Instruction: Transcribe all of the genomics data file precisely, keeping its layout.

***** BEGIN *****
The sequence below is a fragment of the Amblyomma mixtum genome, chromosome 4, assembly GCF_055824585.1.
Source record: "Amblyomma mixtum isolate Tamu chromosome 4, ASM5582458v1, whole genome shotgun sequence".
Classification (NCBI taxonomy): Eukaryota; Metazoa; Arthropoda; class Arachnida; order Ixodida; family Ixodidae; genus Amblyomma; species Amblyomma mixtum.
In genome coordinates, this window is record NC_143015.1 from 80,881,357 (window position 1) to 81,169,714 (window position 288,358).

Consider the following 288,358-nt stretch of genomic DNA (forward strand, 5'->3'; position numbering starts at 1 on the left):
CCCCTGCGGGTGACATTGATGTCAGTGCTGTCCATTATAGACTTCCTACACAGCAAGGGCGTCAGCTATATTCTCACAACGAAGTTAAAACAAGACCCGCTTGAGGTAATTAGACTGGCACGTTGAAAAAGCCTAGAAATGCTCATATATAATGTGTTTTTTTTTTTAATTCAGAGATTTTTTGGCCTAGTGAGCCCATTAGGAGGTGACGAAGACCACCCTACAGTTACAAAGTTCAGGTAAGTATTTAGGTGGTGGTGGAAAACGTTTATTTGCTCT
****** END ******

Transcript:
The sequence below is a fragment of the Amblyomma mixtum genome, chromosome 4, assembly GCF_055824585.1.
Source record: "Amblyomma mixtum isolate Tamu chromosome 4, ASM5582458v1, whole genome shotgun sequence".
Classification (NCBI taxonomy): Eukaryota; Metazoa; Arthropoda; class Arachnida; order Ixodida; family Ixodidae; genus Amblyomma; species Amblyomma mixtum.
In genome coordinates, this window is record NC_143015.1 from 80,881,357 (window position 1) to 81,169,714 (window position 288,358).

Consider the following 288,358-nt stretch of genomic DNA (forward strand, 5'->3'; position numbering starts at 1 on the left):
CCCCTGCGGGTGACATTGATGTCAGTGCTGTCCATTATAGACTTCCTACACAGCAAGGGCGTCAGCTATATTCTCACAACGAAGTTAAAACAAGACCCGCTTGAGGTAATTAGACTGGCACGTTGAAAAAGCCTAGAAATGCTCATATATAATGTGTTTTTTTTTTTAATTCAGAGATTTTTTGGCCTAGTGAGCCCATTAGGAGGTGACGAAGACCACCCTACAGTTACAAAGTTCAGGTAAGTATTTAGGTGGTGGTGGAAAACGTTTATTTGCTCT